By MAXWELL MURPHY And JOAN E. SOLSMAN
The athletic apparel maker, which posted a 5.2% increase in its fiscal third-quarter earnings, said because of rising oil, cotton, labor and air-freight costs, its gross margins will continue to lag in the near team. Nike executives, on a Thursday conference call, said the price increases won't begin to mitigate that margin pressure until next fiscal year.
Nike, which reported after the close, had been engaging in "surgical" price increases that targeted specific products and markets, but coming price increases will be "across the board," the company said.
Nike shares fell 6.5% to $80.50 apiece in after-hours trading, after rising 59 cents to $85.41 in 4 p.m. composite trading on the New York Stock Exchange.
Nike, one of the world's largest sporting goods makers, said gross margin in the latest quarter fell to 45.8% from 46.9% on higher costs combined with less license revenue.
On the conference call, Chief Executive Mark Parker said the U.S. consumer remains under pressure from high unemployment and inflation risks.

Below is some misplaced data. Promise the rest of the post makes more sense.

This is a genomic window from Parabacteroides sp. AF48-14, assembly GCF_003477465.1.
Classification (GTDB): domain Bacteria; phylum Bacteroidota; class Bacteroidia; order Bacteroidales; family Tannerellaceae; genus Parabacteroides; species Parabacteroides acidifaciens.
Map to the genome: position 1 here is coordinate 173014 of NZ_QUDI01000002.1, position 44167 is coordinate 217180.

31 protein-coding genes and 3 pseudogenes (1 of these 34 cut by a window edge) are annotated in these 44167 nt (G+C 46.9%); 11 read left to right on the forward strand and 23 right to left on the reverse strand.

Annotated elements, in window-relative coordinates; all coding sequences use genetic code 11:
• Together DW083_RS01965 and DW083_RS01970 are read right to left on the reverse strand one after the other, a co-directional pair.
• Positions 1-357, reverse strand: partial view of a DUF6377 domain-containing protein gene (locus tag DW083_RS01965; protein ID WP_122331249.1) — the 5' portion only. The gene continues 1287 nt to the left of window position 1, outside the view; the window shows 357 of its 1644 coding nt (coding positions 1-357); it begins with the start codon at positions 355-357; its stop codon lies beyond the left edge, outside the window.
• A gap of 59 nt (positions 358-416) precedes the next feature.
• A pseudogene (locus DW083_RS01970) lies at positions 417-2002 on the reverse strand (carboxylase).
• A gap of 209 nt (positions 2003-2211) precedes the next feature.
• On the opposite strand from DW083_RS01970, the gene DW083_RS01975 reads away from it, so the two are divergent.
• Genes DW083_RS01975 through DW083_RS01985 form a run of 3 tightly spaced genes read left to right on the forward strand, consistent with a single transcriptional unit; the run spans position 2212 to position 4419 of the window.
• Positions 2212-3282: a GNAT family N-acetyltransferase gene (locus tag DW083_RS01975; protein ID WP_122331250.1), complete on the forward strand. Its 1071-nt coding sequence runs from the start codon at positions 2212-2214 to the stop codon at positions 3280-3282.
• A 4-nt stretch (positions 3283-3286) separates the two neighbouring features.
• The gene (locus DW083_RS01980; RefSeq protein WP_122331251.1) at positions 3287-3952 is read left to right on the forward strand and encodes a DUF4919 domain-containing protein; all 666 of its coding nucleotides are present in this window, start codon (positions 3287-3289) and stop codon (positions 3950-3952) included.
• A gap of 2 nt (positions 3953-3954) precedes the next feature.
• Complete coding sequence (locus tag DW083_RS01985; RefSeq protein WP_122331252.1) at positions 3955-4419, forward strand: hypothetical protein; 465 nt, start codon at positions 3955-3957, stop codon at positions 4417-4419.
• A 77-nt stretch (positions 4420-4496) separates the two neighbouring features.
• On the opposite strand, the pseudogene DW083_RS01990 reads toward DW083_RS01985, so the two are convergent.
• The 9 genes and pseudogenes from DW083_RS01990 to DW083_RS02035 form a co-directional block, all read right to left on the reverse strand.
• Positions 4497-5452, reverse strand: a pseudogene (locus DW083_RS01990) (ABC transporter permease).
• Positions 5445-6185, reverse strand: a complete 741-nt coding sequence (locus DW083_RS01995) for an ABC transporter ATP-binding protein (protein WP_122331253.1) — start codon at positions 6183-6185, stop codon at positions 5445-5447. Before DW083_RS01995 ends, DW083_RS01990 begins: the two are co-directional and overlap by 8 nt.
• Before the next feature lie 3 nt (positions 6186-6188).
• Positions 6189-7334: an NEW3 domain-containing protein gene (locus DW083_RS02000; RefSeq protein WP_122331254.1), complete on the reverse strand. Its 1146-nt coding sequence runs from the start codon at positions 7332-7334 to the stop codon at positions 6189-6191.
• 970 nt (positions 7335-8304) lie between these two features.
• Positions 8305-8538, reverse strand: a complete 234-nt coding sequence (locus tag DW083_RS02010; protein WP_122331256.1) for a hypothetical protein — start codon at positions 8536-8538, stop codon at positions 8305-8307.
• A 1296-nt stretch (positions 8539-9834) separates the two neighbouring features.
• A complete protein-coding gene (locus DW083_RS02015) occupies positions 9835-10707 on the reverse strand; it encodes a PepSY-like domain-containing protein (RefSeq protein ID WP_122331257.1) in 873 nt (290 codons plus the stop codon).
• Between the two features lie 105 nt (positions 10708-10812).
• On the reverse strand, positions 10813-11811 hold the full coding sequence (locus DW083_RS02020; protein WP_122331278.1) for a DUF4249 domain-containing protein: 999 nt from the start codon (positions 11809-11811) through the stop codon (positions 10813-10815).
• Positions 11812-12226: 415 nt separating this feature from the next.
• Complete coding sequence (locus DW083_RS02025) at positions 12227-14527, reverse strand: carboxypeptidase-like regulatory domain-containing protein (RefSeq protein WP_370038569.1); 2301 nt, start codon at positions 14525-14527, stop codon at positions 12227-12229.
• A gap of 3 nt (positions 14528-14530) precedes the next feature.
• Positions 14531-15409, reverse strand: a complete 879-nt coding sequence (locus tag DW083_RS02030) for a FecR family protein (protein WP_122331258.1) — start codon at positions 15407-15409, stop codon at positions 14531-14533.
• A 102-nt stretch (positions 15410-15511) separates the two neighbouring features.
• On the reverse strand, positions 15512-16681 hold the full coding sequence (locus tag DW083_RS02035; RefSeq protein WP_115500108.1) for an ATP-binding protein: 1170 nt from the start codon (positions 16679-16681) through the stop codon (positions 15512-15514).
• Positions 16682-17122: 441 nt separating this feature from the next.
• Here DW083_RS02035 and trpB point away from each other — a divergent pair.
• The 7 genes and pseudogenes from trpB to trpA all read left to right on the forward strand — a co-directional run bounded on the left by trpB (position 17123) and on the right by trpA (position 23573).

Positive currency changes helped propel Nike sales in China, Japan and emerging markets up nearly 15% to $1.39 billion, even with revenue in Japan falling 8% versus last year. Japan sales in the latest quarter were down 16%, excluding currency changes.
Nike said all of its employees in Japan were accounted for and safe, following last week's earthquake and tsunami.
Japan had been a "challenging" market even before the tragedy, Nike said, and it expects the disaster will have a negative impact on both its revenue and profit in the country. Executives said, however, said it is still too early to determine the extent of that effect.
Currency changes caused European Nike sales for the quarter to slip $10 million to about $1.16 billion, most notably turning 6% revenue growth in Western Europe absent currency adjustment to a 2% sales decline.
World-wide future orders, an indicator of growth based on estimates of product orders, increased 11% to $7.9 billion. Excluding currency changes, those orders grew 9%.
For the latest quarter ended Feb. 28, Nike posted a profit of $523 million, or $1.08 a share, up from $497 million, or $1.01 a share, a year earlier. Revenue rose 7.3% to $5.08 billion. Analysts surveyed by Thomson Reuters predicted earnings of $1.12 a share on revenue of $5.18 billion.
In North America, Nike's largest market, sales were up 9% to $1.84 billion. On the call, Nike said North America and China are crucial to the footwear giant's future success.